You Can’t Teach An Old Dog New Tricks, Or Old Ones

, , , , | Working | September 26, 2019

(It’s Memorial Day and we’re incredibly busy. All of our registers are being used and there’s still a line, which is fairly unusual for our store. I’m on a register, along with one of our associates who is completely useless on the register, despite the fact that she’s worked here for probably six or seven months now and has been trained on them over and over again. The rest of us actively avoid letting her on registers because it just requires us to basically run two registers at once and do everything for her, every time.)

Coworker: *completely interrupting me talking to my customer* “Hey, [My Name], where are you writing them?”

Me: “Writing what?”

Coworker: “Are you writing them on a card?”

Me: “Writing what, [Coworker]? I don’t know what you’re talking about.” 

Coworker: “The coupons.”

Me: “Oh, on the receipts.”

(We’ve recently been giving out coupons but ran out of the paper copies, so we write the info on people’s receipts to use to redeem the coupon.)

Coworker: “Okay, that’s what [Other Coworker] said earlier. I just wanted to double-check.”

Me: “Okay…”

(I go back to my customer. Maybe ten seconds later…)

Coworker: “Hey, [My Name], why is it doing this?”

(I look over to her register. It’s timing out on the pin pad, which it has been doing all day and happens probably at least once or twice a day normally. It’s a big nuisance.)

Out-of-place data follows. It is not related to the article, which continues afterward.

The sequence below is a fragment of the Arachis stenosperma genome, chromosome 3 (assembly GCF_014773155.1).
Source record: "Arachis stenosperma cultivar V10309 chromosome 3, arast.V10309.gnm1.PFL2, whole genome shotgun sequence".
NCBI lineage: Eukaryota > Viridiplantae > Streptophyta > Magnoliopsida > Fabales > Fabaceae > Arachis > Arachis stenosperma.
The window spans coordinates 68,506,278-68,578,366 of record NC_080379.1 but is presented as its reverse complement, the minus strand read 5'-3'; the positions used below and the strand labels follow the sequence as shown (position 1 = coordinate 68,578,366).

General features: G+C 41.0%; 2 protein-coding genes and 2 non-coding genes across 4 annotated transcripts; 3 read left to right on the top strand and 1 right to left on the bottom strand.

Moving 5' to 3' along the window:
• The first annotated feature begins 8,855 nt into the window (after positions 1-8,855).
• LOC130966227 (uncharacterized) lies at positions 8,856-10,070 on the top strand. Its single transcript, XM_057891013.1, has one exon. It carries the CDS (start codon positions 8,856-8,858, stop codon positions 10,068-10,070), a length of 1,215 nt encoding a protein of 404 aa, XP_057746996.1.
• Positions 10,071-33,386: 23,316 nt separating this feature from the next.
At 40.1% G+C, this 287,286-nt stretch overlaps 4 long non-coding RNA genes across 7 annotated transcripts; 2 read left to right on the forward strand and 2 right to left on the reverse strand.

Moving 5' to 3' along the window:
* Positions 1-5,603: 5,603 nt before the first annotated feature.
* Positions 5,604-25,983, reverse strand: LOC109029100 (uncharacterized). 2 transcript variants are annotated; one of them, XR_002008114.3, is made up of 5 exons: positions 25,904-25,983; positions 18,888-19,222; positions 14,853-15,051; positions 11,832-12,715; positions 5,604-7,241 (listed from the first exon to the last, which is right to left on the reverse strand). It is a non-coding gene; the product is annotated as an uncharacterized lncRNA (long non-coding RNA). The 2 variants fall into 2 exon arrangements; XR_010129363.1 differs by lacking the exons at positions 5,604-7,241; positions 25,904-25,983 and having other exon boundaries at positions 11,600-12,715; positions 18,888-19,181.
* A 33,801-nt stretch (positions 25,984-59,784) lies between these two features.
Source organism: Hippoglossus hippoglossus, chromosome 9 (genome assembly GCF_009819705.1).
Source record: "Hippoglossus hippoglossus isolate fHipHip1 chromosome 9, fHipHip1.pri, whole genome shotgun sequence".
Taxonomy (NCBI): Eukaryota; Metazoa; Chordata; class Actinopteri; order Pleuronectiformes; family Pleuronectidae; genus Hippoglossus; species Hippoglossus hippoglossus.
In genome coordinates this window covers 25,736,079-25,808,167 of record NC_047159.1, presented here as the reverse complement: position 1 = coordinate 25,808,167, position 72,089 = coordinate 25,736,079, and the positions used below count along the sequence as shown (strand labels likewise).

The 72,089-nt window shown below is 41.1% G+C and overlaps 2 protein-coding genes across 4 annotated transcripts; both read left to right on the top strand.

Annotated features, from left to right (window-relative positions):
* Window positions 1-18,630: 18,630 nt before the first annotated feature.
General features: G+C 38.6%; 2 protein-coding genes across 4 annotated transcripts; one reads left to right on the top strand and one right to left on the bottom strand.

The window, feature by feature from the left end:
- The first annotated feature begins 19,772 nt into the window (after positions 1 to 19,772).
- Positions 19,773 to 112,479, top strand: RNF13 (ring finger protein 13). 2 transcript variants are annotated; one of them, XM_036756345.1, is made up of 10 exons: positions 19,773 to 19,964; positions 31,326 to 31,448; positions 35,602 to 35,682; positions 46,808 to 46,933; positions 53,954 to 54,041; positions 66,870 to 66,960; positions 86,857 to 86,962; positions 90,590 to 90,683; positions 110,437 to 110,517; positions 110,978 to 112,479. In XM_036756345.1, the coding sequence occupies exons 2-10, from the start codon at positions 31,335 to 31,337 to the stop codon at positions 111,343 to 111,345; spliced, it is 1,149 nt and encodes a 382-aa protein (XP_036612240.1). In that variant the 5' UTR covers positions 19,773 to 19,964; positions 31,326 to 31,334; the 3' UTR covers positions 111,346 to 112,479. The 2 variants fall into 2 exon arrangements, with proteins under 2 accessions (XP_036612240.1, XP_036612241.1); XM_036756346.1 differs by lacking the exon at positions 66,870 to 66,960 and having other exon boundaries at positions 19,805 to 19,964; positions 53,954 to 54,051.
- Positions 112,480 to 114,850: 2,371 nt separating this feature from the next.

Me: “Oh, uh, it’s just timing out. It will take a few minutes to restart itself before you can try again. You’ll have to type in her card info by hand when it does.”

Coworker: “Does this happen often? What is happening?”

Me: *trying to talk to my customer about her transaction* “It happens a lot. It will time out in a minute or so. Just wait.”

Coworker: “Why is it taking so long? Can you fix it?”

Me: “No, you just wait for it to stop on its own.”

Coworker: “Why does it do this? Can you fix it? Does this happen a lot? I don’t know what to do.”

Me: *seeing her screen change after it times out* “You’ll need to type in her card info now so you don’t risk that happening again.”

Coworker: “How do you do that?”

(I reach across to show her where, knowing I have shown her this before, multiple times. The button literally says, “CREDIT CARD ENTRY.”)

Me: “Hit this button here.”

Coworker: “Now what do I do?”

Me: “Type in the info from the card. It asks for it right on the screen.”

(I watched her struggle for a minute or so, but I couldn’t help because I was ringing up customers still. When I got a chance, I turned around to help her only to see our new hire, who was maybe only on her second or third week in the store, showing her how to type in the card information.)

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